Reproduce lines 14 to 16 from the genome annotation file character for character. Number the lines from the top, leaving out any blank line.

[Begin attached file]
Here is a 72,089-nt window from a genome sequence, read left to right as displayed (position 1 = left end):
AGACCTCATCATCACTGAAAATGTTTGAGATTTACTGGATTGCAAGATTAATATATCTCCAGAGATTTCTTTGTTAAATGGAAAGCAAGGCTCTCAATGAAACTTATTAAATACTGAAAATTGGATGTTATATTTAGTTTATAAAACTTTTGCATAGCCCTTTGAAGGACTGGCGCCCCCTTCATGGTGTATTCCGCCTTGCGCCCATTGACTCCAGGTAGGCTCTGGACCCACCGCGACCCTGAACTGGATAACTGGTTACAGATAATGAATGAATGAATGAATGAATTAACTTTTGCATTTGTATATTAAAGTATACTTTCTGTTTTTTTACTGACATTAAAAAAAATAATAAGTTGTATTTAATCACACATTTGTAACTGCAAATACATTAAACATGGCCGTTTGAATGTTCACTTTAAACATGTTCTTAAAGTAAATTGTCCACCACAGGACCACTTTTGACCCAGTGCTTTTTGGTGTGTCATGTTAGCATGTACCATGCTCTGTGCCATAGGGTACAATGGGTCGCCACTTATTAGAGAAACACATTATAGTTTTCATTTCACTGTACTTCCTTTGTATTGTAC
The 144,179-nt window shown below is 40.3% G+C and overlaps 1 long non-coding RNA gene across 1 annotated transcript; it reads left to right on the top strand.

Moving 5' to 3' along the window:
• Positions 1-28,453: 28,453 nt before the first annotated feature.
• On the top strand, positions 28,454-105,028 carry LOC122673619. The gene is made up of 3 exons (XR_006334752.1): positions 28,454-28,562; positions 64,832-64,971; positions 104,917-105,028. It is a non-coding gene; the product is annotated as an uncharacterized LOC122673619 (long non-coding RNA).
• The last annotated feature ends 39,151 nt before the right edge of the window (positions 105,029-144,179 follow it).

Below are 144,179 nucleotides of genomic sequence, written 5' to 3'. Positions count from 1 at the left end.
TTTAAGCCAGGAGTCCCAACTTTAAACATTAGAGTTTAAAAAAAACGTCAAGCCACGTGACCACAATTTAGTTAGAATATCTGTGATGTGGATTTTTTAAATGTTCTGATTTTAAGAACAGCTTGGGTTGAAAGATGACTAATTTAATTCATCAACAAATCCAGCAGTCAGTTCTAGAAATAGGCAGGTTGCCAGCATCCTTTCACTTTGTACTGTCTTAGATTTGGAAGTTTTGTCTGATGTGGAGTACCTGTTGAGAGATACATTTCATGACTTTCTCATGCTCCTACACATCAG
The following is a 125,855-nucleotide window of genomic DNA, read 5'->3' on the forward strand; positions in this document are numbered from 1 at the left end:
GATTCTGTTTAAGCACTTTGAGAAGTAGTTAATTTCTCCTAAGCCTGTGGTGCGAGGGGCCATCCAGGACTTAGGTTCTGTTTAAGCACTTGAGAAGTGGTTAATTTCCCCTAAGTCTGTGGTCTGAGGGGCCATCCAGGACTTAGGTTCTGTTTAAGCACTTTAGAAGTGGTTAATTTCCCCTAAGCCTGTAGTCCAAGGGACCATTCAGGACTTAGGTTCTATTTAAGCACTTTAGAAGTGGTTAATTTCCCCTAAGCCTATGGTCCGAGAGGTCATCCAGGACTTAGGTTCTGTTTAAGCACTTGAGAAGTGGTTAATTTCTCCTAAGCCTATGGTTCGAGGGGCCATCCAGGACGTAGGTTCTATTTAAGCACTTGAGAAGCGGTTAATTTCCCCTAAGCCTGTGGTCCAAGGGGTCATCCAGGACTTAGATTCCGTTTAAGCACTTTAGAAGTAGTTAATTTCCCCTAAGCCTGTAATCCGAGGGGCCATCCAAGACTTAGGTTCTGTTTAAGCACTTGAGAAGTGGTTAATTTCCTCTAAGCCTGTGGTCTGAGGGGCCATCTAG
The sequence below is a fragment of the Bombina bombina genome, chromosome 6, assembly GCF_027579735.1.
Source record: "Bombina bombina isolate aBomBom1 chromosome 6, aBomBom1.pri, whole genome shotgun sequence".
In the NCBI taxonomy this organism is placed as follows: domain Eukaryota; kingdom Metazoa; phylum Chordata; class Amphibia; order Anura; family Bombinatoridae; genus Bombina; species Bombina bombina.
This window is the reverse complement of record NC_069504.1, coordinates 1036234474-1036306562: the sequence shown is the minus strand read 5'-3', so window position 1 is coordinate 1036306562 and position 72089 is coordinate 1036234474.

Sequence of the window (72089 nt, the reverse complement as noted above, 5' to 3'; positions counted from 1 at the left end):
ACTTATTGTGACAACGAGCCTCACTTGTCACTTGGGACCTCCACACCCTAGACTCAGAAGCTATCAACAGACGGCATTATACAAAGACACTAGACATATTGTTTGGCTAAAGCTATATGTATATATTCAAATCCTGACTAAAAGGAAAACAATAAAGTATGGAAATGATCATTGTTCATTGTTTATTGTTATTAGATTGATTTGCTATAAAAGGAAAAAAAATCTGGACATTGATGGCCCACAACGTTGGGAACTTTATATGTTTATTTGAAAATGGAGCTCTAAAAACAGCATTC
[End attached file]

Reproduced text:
In the NCBI taxonomy this organism is placed as follows: domain Eukaryota; kingdom Metazoa; phylum Chordata; class Amphibia; order Anura; family Bombinatoridae; genus Bombina; species Bombina bombina.
This window is the reverse complement of record NC_069504.1, coordinates 1036234474-1036306562: the sequence shown is the minus strand read 5'-3', so window position 1 is coordinate 1036306562 and position 72089 is coordinate 1036234474.

Sequence of the window (72089 nt, the reverse complement as noted above, 5' to 3'; positions counted from 1 at the left end):